United for No Injustice, Oppression or Neglect

Three Strike News


Posted on Wed, May. 01, 2002 

Criminal justice laws clash in S.J.

By Howard Mintz 
Mercury News 

California voters approved the ``three strikes, you're out'' law to send repeat felons away for life. Then they approved Proposition 36 to give non-violent drug offenders a chance to stay out of prison and get treatment. 

On Tuesday, the two very different approaches to criminal justice collided in a case out of Santa Clara County that could affect hundreds of California inmates serving potential life prison terms. 

In a 2-1 decision, the San Jose-based 6th District Court of Appeal overturned a 25-years-to-life sentence for "three-striker" Tommy Lee Fryman, ruling that Proposition 36 should apply to his case -- even though he was convicted of cocaine possession two years before the law went into effect in July 2001. 

The court concluded that the tough-on-crime 1994 "three strikes" law unconstitutionally required Fryman go to prison for at least 25 years while Proposition 36 entitles him to probation for the exact same crime. 

With an armed robbery conviction and other felonies in his past, Fryman was eligible for the long prison term when he was sentenced in 1999 because it was his "third strike." But the appeals court decision centered on timing: If Fryman had been sentenced less than two years later, he would have been put on probation under Proposition 36, which mandates drug treatment for non-violent drug offenders. 

Equal protection cited 

A divided panel of the appeals court found that the ``drastic difference'' between what Fryman's punishment would be under the two laws -- freedom vs. possibly life in prison -- violates the equal protection clause of the Constitution.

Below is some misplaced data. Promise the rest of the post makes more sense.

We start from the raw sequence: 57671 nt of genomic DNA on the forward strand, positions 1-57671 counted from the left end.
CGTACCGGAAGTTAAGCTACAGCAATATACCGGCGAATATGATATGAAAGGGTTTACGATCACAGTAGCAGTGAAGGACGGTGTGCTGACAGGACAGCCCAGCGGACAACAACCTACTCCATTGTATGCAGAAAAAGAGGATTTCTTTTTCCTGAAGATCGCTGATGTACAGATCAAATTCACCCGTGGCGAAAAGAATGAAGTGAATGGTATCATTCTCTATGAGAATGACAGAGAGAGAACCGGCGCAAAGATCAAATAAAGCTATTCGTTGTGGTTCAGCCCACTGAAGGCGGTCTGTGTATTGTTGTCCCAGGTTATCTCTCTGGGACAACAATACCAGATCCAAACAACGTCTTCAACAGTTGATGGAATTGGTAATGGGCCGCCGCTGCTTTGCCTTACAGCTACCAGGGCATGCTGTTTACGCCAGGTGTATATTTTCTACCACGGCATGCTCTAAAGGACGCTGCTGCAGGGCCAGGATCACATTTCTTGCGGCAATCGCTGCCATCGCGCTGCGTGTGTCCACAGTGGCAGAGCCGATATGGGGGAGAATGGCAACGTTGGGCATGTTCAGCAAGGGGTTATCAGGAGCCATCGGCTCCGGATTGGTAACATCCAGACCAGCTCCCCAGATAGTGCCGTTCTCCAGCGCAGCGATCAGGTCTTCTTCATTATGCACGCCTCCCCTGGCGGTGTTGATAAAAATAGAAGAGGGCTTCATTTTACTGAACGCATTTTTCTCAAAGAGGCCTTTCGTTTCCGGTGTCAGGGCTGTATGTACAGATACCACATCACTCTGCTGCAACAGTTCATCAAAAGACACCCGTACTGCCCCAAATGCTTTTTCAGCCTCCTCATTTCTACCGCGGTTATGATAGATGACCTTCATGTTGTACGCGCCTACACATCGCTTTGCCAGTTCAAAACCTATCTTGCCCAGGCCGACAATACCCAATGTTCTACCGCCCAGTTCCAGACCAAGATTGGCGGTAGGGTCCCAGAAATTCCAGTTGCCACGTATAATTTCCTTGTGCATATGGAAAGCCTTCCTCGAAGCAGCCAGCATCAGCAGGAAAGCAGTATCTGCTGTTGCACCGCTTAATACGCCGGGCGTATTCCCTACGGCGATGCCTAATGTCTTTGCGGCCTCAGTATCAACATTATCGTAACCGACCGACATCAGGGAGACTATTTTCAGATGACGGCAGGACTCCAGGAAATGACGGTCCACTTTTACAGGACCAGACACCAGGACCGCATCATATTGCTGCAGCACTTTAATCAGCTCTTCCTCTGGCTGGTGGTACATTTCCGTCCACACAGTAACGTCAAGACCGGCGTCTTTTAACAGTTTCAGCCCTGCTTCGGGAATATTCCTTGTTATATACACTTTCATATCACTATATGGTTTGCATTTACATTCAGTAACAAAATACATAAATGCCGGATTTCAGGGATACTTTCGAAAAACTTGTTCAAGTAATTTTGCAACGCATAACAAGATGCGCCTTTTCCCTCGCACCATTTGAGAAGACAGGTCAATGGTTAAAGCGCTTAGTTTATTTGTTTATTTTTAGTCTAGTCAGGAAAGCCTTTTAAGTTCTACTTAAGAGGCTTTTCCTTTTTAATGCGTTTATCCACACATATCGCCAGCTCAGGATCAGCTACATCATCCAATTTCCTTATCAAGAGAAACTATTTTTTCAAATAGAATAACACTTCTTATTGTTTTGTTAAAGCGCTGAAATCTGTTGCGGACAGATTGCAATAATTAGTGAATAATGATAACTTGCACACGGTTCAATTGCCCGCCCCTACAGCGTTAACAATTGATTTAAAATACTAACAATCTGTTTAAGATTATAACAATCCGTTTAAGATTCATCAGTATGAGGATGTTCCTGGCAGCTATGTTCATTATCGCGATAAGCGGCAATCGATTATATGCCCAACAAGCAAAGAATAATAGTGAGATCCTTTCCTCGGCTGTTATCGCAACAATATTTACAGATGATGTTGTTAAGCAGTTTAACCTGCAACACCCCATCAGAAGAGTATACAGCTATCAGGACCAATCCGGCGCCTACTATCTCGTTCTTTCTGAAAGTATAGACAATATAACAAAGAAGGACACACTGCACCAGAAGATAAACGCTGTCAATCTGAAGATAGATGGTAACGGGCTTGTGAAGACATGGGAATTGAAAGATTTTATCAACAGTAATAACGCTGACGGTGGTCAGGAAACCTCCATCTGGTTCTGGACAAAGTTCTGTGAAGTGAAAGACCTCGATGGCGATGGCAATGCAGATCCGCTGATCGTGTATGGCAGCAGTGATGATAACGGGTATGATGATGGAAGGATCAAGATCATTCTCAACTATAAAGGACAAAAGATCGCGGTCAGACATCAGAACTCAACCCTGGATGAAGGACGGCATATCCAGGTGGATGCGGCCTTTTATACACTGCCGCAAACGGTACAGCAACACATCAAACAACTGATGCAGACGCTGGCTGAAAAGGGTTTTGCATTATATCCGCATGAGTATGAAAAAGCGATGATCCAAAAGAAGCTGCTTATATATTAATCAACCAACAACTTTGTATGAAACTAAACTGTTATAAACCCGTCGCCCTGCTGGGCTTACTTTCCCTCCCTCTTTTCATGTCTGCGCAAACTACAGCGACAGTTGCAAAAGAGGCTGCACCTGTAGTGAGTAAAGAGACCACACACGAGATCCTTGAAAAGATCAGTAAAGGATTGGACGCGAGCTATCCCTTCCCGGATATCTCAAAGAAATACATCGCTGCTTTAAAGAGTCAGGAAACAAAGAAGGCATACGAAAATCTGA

``It's the first and only opinion that really decides this equal protection issue,'' said Marylou Hillberg, Fryman's court-appointed lawyer. ``At least within the 6th District, if you're doing 25-years-to-life and eligible for Prop. 36, I'd file'' a new appeal. 

However, the California Attorney General's Office is considering appealing the 6th District decision to the state Supreme Court, which has yet to address the conflict between "three strikes" and Proposition 36. 

Tuesday's ruling marks the latest setback for the "three strikes" law, which has been under heavy legal assault in California. The U.S. Supreme Court recently agreed to consider whether a potential life sentence for a non-violent felony "third strike" amounts to cruel and unusual punishment, a case with ramifications for thousands of California inmates. 

While the stakes in the San Jose case are not as high as the broad challenge in the U.S. Supreme Court, the 6th District ruling, if it stands, could reopen hundreds of cases across the state. There are more than 1,200 inmates serving 25-years-to-life sentences whose "third strike" was for a drug offense, although not all of them would have been eligible for diversion under Proposition 36.